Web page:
On 14th February this year, British newspaper the Daily Mail inadvertently published a critical thinking test in its paper and web site. Some of the people who failed the test have been loudly proclaiming it on blogs, opinion columns and comments in forums such as The Guardian‘s Comment is Free. Apparently they don’t know they failed.
The article reported an interview with climate scientist Prof Phil Jones. The headline tells us that Prof. Jones has admitted that “there has been no global warming since 1995.” This article has been used as a “citation” by global warming deniers to show that there’s no scientific consensus on the reality of global warming. To a critical thinker, this should be very suspect. Let’s go through the mistakes one by one.
They didn’t read the source they were citing. Here’s a quote from the Mail article
He also agreed that there had been two periods which experienced similar warming…
Wait! “Similar” to what? We were just told that global warming isn’t happening!
…but said these could be explained by natural phenomena whereas more recent warming could not.
So while the headline says there’s no warming, the article itself talks about a recent warming that isn’t natural. This source undermines the point it’s being used to support.
They didn’t fact-check. The Daily Mail piece was entirely based on an article on the BBC web site. It’s nothing more than a commentary on that interview, which presents Prof. Jones’ exact words. The BBC interview can be found very rapidly with a search engine such as Google. In the interview, Prof. Jones is absolutely clear that the world is warming and that it can’t be explained by purely natural activity. He sets out a clear, consistent and appropriately cautious position. This explains the inconsistencies in the Daily Mail piece: the headline was, as the Economist‘s blog post has called it, a lie.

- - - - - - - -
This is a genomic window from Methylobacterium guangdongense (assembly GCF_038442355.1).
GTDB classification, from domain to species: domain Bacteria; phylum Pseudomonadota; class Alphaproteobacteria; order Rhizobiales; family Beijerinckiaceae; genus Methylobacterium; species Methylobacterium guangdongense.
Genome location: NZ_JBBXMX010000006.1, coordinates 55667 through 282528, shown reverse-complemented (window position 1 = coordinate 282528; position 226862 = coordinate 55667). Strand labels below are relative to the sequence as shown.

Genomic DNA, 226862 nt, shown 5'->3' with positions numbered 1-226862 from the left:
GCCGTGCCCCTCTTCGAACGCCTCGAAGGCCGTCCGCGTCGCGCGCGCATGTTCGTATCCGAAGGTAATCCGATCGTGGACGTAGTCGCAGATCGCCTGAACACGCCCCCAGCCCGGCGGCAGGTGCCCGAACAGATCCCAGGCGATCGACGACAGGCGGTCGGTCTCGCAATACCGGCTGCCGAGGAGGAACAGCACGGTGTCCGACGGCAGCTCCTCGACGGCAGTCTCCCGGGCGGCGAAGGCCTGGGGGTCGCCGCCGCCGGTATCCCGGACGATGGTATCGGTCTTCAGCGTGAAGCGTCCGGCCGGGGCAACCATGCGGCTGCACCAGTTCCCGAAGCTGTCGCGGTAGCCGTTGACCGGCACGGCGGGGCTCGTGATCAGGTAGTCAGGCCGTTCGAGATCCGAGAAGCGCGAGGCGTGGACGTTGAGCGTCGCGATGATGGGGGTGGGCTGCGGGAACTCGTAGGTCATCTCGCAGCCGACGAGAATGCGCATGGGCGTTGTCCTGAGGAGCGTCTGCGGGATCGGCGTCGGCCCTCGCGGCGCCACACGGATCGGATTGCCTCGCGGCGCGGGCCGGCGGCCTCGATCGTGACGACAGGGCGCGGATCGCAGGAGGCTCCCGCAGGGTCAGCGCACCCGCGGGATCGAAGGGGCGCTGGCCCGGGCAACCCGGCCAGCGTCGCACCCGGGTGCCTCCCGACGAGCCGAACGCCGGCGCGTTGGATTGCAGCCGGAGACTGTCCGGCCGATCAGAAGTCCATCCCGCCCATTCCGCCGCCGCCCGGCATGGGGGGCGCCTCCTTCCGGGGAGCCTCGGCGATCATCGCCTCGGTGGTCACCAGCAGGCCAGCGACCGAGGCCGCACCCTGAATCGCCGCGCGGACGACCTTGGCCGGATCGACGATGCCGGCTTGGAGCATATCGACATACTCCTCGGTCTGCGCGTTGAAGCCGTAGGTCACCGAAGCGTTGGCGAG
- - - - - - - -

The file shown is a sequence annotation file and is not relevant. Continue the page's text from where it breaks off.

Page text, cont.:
They presented as fact something which is controversial. A quick Google News search at the time of the article found plenty of articles calling the Mail out on its misrepresentation of Prof. Jones. For example, the LA Times writes, “The way [the Mail] cherry-picked and repackaged Jones’ February talk with the BBC would be laughable if the result hadn’t been so misleading.”
They didn’t consider the source. Perhaps it’s not well-known outside the UK and Ireland, but the Daily Mail has a long history of pseudo-science reporting. In the 1990s, it was enthusiastically promoting the Bible Code (the idea of hidden messages in the original text of the Bible) after that had been thoroughly debunked. Like other tabloids, they bought into (and promoted) the MMR-autism scare and other damaging health claims, while promoting perpetual motion machines and similar nonsense (documented in Bed Goldacre’s Bad Science book and blog). Whether the Mail staff are scientifically illiterate or just cynically telling its readers what they want to hear, I don’t know: I suspect both.
They suffered from irony failure. If you want to claim that the climate scientists are selective with evidence, use unreliable sources, hide controversy and taint the facts with spin, it can’t help your argument if it brazenly does exactly what you’re complaining about. There is a particular irony in using the Daily Mail to complain about “politicised” science. The Mail reports on political and social matters from a very right-wing point of view (it was pro-Nazi back in the 1930s). If you think science is being distorted and spun to serve an ideology, it’s hugely ironic to “cite” this source out of all the others you could use.
This is a staggering list. To sum up, deniers who use this didn’t just make a critical thinking mistake. They didn’t do any critical thinking at all.
Some more analysis of this incident – and the hate being directed against scientists by deniers – comes in video form in this Climate Denial Crock of the Week episode: